Re: gum "stain" with zero exposure... etc.
That's very interesting, because I too have only seen it with lamp
black, although that's the only pigment I did those tests with.
On Oct 8, 2009, at 5:38 AM, Keith Gerling wrote:
Regarding Tom's observation regarding the gum-free pigment: I see
the same thing when I print on gessoed surfaces. In printing with
lamp black, for instance the highlight areas are left with a thin
coating of pigment. It can easily be removed with water spray or a
brush, but no amount of mere still water soaking will budge it. It
is certainly pigment without gum, but I've only seen it with black.
On Wed, Oct 7, 2009 at 11:08 PM, Katharine Thayer
I meant to add but forgot that AFAIK everything we call "paint" is
pigment mixed with some kind of medium, gum arabic or casein, for
instance, but you (Tom) seem to be saying that the gum print on
glass removes the medium, leaving only the pigment.
Tom of course can answer for himself when he wakes up, but I'll
jump in here and say that if I'm understanding this right, I think
there may be a misperception. I'll stick to my own observations
and let Tom clarify his; I'm not saying that the gum print on
glass is pigment only; what I'm saying is that pigment stain on
glass is pigment only. In my own observations of tonal inversion
or of any kind of pigment stain on glass, yes, the pigment stain
that is deposited on the glass is pure pigment. Hardened gum,
encasing pigment, adhered to the glass and dried, is at least as
tenacious as paint that gets on a window when you're painting; the
only way you can get the gum print itself off the glass is by
scraping it off with a razor blade..
But where there is pigment stain (pigment deposited in areas where
there is no exposure) it is pure pigment, and as both Tom and I
described, it can easily be wiped off the glass after developing
and drying. I've only seen this with lamp black, so I can only
describe what lamp black looks like deposited on glass as pigment
stain: it looks exactly like powdered lamp black, like fine dry
black soot, even though it started as paint with gum added. I
have a vague thought that I might have posted one of these once,
but I'm not sure
We do know that unhardened gum dissolves in water, of course;
that's one of the fundamental principles of gum printing. So it's
not surprising that in the unexposed areas the gum will easily
dissolve in development. Why occasionally it leaves the pigment
behind is something of a mystery, but that's what pigment stain is,
after all, pigment left behind in unexposed areas after the
soluble gum has gone off in the water.
On Oct 7, 2009, at 5:18 PM, Katharine Thayer wrote:
Tom, I call it stain without the quotation marks, but in order to
do that I broaden the definition of stain to mean a condition in
which pigment is deposited where it's not wanted, not just a
condition where pigment has soaked into an absorbent surface
(usually paper) and left a permanent color change where it's not
wanted. Maybe a different word would be better, but that one works
for me. Like Tom, I've seen stain, as well as tonal inversion
(which I consider a special case of stain) on glass, on yupo, and
on other hard surfaces, as well as on well-sized paper. I agree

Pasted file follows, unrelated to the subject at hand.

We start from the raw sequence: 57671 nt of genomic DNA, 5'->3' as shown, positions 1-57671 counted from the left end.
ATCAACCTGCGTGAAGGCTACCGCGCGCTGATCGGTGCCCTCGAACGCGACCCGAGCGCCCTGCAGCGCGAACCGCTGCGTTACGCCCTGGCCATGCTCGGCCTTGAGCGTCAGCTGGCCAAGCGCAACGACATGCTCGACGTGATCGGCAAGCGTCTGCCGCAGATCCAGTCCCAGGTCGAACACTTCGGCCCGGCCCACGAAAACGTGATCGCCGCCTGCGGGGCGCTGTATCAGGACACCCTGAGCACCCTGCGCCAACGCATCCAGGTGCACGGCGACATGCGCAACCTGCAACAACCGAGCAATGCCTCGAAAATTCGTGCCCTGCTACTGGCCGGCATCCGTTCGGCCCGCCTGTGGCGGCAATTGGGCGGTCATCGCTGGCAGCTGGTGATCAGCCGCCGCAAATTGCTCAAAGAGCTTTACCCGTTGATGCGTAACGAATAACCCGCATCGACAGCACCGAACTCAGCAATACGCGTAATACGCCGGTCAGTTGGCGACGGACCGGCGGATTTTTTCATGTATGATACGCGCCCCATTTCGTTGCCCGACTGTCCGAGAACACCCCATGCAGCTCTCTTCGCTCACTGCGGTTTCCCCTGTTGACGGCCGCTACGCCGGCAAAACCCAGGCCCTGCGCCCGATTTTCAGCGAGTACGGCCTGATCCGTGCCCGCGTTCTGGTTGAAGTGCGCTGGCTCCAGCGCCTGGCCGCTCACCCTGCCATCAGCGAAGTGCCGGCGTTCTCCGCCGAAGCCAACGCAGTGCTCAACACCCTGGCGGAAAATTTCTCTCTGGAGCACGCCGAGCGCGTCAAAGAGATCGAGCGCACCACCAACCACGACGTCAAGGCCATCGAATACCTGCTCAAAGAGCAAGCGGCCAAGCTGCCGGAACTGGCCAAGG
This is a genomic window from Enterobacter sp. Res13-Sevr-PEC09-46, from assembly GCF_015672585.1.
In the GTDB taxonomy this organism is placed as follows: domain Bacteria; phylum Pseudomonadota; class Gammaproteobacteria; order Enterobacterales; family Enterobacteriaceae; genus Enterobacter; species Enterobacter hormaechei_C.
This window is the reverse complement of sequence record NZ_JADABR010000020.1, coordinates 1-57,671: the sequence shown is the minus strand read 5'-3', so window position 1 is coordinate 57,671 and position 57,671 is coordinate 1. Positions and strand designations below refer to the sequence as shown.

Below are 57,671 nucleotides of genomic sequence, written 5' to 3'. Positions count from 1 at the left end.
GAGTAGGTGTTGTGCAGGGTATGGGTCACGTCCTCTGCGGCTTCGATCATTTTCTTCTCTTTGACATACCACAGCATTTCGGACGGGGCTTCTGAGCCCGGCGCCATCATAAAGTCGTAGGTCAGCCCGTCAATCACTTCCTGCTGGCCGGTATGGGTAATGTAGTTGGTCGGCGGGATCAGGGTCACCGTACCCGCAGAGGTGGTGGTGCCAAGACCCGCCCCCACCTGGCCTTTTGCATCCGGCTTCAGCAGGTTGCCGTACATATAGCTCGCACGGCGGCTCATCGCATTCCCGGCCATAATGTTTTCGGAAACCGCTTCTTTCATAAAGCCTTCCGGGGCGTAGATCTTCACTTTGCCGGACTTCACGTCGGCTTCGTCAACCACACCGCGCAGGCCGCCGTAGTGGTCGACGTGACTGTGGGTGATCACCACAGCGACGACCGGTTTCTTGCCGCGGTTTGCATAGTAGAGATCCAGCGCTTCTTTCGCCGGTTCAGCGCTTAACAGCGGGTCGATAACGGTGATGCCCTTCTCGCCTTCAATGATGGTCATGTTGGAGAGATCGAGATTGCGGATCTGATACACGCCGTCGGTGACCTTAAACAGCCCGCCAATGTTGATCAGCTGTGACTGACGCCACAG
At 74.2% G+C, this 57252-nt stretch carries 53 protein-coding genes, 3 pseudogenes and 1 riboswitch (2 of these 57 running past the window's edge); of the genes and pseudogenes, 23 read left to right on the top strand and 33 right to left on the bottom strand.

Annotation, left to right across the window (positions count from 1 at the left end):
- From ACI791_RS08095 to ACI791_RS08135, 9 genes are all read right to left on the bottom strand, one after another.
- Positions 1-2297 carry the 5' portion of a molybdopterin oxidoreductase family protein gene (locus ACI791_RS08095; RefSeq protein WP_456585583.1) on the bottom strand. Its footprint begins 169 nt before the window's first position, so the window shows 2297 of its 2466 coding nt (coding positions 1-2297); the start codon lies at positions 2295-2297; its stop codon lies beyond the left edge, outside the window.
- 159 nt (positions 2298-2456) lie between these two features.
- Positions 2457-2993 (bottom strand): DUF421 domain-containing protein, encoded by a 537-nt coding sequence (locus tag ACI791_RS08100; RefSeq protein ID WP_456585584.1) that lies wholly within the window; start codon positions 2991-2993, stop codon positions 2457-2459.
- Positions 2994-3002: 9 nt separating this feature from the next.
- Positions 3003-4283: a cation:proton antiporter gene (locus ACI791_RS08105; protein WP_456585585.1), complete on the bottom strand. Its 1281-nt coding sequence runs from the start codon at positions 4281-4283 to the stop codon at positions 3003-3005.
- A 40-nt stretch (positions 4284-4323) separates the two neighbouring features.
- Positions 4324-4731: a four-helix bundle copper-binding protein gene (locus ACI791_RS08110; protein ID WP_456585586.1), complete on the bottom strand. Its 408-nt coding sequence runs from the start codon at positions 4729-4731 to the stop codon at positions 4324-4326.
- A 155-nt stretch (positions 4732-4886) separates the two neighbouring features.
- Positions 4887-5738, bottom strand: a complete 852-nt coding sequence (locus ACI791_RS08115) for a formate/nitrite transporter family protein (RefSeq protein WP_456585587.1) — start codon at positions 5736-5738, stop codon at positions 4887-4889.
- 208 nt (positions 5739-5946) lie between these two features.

with Tom that it's pigment all by itself, that it's hard to
understand what's holding it to the glass surface since it can be
easily brushed away, especially if it's lamp black, which is
nothing but very fine filaments (soot, actually) it can be wiped
off the glass with a fingertip or the edge of a tissue. It seems
like it has to be some sort of electrostatic attraction, or
something, but I don't know.
On Oct 7, 2009, at 4:27 PM, Tomas Sobota wrote:
Judy, far from me to claim that I understand what happens. I was
commenting on your citing of Mike Ware: "The less viscous the
emulsion...the more it soaks into the paper, hence the more stain".
In the case of glass, where this tonal inversion or "stain" happens
also, there's no "soaking into the paper" for any viscosity you
might have, so the "stain" must have some other origin. According
to what I have noticed, the pigment causing the "stain" just sits
there on the paper or glass surface, apparently free of any gum. It
is also very easy to remove manually (i.e. with a thin brush),
since it doesn't seem to be bound to the surface in any obvious way.
So what seems to happen is that the gum in these regions, as
expected, is washed away but for some reason a little of the
pigment stays put. Could be some form of electrostatic binding, I
don't really know.
BTW I call it "stain" because I don't think that it is stain in the
usual sense, i.e. pigment getting stuck between the paper fibers
that will not clear.
On Wed, Oct 7, 2009 at 8:22 PM, Judy Seigel <email@example.com> wrote:
On Wed, 7 Oct 2009, Tomas Sobota wrote:
Two, three years ago, during a loooong thread on this inversion
posted on the list that I observed this effect with gum on glass. I
some pictures, even. So, the explanation by Mike Ware, with all
to him, is not enough for me. Also, the method of hardening is
this case, since glass does not need any hardened gelatin coat. I used
Admittedly Tom, parts of my memory have been eaten by worms... and
2 to 3 years ago I didn't have the browser I have now so wouldn't
have seen your example... HOWEVER, to a non-chemist/ trial & error
"scientist," I'm not sure that working on glass rather than paper
couldn't have the same explanation (or "explanation"). After all,
if the emulsion hardens enough to keep the pigment in place, but
not all of it hardens, there would still have to be gradations
between viscous, slightly viscous and free dissolving..... No?????